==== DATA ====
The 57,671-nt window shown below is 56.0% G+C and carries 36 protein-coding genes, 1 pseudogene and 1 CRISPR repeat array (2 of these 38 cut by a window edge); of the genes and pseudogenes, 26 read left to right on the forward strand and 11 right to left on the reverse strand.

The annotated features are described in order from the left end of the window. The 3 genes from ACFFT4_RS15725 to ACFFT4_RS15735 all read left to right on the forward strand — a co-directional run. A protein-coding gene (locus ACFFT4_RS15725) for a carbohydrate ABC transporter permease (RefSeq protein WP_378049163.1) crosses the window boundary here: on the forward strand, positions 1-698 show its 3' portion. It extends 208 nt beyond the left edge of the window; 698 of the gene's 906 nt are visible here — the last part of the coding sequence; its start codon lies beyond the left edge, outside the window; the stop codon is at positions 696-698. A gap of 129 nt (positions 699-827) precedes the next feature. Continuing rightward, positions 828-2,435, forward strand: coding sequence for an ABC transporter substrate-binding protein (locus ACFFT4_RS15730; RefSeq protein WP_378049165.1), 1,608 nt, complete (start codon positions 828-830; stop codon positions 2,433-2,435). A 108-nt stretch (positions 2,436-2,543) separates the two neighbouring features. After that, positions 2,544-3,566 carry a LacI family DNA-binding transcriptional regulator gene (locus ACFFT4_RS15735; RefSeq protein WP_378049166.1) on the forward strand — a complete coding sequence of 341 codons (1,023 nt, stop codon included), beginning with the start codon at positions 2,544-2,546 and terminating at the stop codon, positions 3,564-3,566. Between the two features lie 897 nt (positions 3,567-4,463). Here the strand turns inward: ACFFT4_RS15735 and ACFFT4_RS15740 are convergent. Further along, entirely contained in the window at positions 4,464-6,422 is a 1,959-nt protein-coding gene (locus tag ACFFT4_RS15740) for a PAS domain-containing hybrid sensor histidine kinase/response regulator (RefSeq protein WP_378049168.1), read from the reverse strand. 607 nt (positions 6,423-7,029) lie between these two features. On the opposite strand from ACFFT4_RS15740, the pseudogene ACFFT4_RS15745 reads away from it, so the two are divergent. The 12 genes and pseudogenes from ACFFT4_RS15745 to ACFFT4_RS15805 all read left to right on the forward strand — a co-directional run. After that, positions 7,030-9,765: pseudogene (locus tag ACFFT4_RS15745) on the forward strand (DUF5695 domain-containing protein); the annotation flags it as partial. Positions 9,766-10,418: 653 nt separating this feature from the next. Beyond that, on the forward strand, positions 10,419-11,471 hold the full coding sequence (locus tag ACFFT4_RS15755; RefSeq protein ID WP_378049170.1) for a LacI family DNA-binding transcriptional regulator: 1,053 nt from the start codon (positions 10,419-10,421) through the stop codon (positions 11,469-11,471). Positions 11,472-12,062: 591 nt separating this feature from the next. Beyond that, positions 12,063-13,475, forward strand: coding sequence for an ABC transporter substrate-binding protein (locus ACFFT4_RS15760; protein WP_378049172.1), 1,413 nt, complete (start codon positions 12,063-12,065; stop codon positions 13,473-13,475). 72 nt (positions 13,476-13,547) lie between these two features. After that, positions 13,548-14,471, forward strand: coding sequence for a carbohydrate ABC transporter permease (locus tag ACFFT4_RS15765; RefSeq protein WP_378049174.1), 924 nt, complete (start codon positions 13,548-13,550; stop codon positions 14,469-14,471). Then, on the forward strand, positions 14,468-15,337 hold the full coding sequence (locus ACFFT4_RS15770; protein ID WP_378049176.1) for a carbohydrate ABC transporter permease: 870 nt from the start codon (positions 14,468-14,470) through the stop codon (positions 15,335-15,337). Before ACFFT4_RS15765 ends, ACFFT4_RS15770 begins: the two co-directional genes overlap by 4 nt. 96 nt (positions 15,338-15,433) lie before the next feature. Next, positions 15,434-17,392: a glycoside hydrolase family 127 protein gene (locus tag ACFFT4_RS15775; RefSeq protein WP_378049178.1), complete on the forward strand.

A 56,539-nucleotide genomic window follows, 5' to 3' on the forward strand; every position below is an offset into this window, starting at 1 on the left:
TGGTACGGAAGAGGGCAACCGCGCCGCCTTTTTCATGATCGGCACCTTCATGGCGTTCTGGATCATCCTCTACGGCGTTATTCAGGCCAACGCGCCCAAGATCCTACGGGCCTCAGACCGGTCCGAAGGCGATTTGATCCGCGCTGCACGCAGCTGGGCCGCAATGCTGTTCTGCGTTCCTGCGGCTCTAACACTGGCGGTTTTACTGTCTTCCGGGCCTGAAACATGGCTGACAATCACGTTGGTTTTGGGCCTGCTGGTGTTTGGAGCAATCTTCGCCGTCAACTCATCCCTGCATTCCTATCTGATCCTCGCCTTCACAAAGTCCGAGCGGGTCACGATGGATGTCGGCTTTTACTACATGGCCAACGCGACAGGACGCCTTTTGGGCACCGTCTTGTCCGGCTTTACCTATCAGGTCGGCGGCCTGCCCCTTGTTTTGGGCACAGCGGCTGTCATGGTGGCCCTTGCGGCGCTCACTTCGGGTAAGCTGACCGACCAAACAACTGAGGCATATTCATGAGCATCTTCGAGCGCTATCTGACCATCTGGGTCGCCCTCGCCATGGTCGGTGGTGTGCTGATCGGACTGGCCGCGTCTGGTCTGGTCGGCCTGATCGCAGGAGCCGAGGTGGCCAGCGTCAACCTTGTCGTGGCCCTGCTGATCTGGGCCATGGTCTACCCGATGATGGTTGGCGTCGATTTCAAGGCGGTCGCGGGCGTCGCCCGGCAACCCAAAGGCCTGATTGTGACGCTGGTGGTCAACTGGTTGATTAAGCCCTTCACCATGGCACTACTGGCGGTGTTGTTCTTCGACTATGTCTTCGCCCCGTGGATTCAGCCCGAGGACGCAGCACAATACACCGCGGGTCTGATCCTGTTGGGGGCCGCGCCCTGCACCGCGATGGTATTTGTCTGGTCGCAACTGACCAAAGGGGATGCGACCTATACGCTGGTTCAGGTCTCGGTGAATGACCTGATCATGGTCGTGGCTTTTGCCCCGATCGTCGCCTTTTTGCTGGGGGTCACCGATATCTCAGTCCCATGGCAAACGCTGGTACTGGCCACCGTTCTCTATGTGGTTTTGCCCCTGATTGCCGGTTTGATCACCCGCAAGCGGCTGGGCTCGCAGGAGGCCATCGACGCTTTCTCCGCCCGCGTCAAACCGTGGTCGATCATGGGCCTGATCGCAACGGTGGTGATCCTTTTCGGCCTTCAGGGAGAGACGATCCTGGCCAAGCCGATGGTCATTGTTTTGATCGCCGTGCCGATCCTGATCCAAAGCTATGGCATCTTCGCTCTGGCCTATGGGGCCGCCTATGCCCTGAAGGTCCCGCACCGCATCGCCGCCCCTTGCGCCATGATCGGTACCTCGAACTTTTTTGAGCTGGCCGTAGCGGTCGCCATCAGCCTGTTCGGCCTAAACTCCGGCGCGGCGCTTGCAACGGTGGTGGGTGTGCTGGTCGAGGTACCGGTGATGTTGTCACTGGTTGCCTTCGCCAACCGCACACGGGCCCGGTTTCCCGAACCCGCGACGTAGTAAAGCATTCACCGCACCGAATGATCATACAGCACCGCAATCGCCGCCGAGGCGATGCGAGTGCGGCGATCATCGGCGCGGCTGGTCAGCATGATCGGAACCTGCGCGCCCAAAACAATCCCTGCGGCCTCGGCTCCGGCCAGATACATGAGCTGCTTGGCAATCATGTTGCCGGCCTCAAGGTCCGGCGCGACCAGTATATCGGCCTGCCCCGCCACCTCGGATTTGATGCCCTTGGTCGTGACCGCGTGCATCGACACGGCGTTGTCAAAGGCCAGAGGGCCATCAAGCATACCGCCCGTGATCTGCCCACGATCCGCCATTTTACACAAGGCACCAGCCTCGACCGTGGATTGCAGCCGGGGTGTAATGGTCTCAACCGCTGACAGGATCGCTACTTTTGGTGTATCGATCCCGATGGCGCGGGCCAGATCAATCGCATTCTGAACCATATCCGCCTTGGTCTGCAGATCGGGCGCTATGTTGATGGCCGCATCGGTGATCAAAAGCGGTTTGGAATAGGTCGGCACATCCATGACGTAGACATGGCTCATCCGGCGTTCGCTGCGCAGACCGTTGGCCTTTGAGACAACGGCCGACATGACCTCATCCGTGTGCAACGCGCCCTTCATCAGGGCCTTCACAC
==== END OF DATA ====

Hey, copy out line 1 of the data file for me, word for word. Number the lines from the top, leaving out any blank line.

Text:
The 57,671-nt window shown below is 56.0% G+C and carries 36 protein-coding genes, 1 pseudogene and 1 CRISPR repeat array (2 of these 38 cut by a window edge); of the genes and pseudogenes, 26 read left to right on the forward strand and 11 right to left on the reverse strand.